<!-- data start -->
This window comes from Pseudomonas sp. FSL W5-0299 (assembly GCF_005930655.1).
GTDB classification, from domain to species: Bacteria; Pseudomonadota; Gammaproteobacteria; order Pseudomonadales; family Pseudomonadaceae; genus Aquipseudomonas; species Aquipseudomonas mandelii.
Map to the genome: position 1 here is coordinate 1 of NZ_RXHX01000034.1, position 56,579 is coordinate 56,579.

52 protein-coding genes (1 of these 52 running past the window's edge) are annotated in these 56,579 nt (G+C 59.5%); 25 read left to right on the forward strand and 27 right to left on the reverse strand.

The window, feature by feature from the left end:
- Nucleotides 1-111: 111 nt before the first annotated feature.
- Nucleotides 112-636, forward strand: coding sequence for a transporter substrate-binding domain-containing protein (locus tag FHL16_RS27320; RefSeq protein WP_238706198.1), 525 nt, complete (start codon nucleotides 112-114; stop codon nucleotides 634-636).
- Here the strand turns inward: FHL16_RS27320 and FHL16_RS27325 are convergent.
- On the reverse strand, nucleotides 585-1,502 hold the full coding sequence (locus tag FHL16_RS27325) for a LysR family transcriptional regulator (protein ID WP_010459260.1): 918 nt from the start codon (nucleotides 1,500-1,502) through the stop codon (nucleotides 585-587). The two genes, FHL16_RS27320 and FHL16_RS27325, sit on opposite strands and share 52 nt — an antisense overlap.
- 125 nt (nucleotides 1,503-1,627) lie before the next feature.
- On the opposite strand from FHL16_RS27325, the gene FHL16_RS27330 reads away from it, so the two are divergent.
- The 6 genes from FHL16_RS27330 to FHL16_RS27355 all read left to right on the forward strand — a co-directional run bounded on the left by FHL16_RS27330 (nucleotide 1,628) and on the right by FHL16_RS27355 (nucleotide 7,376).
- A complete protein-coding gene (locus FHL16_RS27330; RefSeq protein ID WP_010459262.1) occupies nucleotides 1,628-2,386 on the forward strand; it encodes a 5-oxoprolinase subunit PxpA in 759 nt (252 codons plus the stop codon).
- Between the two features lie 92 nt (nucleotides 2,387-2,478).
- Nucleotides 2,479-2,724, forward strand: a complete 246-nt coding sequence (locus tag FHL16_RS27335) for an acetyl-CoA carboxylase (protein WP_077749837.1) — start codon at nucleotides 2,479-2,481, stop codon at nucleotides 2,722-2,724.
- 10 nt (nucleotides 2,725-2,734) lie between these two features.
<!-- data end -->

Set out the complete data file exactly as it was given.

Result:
This window comes from Pseudomonas sp. FSL W5-0299 (assembly GCF_005930655.1).
GTDB classification, from domain to species: Bacteria; Pseudomonadota; Gammaproteobacteria; order Pseudomonadales; family Pseudomonadaceae; genus Aquipseudomonas; species Aquipseudomonas mandelii.
Map to the genome: position 1 here is coordinate 1 of NZ_RXHX01000034.1, position 56,579 is coordinate 56,579.

52 protein-coding genes (1 of these 52 running past the window's edge) are annotated in these 56,579 nt (G+C 59.5%); 25 read left to right on the forward strand and 27 right to left on the reverse strand.

The window, feature by feature from the left end:
- Nucleotides 1-111: 111 nt before the first annotated feature.
- Nucleotides 112-636, forward strand: coding sequence for a transporter substrate-binding domain-containing protein (locus tag FHL16_RS27320; RefSeq protein WP_238706198.1), 525 nt, complete (start codon nucleotides 112-114; stop codon nucleotides 634-636).
- Here the strand turns inward: FHL16_RS27320 and FHL16_RS27325 are convergent.
- On the reverse strand, nucleotides 585-1,502 hold the full coding sequence (locus tag FHL16_RS27325) for a LysR family transcriptional regulator (protein ID WP_010459260.1): 918 nt from the start codon (nucleotides 1,500-1,502) through the stop codon (nucleotides 585-587). The two genes, FHL16_RS27320 and FHL16_RS27325, sit on opposite strands and share 52 nt — an antisense overlap.
- 125 nt (nucleotides 1,503-1,627) lie before the next feature.
- On the opposite strand from FHL16_RS27325, the gene FHL16_RS27330 reads away from it, so the two are divergent.
- The 6 genes from FHL16_RS27330 to FHL16_RS27355 all read left to right on the forward strand — a co-directional run bounded on the left by FHL16_RS27330 (nucleotide 1,628) and on the right by FHL16_RS27355 (nucleotide 7,376).
- A complete protein-coding gene (locus FHL16_RS27330; RefSeq protein ID WP_010459262.1) occupies nucleotides 1,628-2,386 on the forward strand; it encodes a 5-oxoprolinase subunit PxpA in 759 nt (252 codons plus the stop codon).
- Between the two features lie 92 nt (nucleotides 2,387-2,478).
- Nucleotides 2,479-2,724, forward strand: a complete 246-nt coding sequence (locus tag FHL16_RS27335) for an acetyl-CoA carboxylase (protein WP_077749837.1) — start codon at nucleotides 2,479-2,481, stop codon at nucleotides 2,722-2,724.
- 10 nt (nucleotides 2,725-2,734) lie between these two features.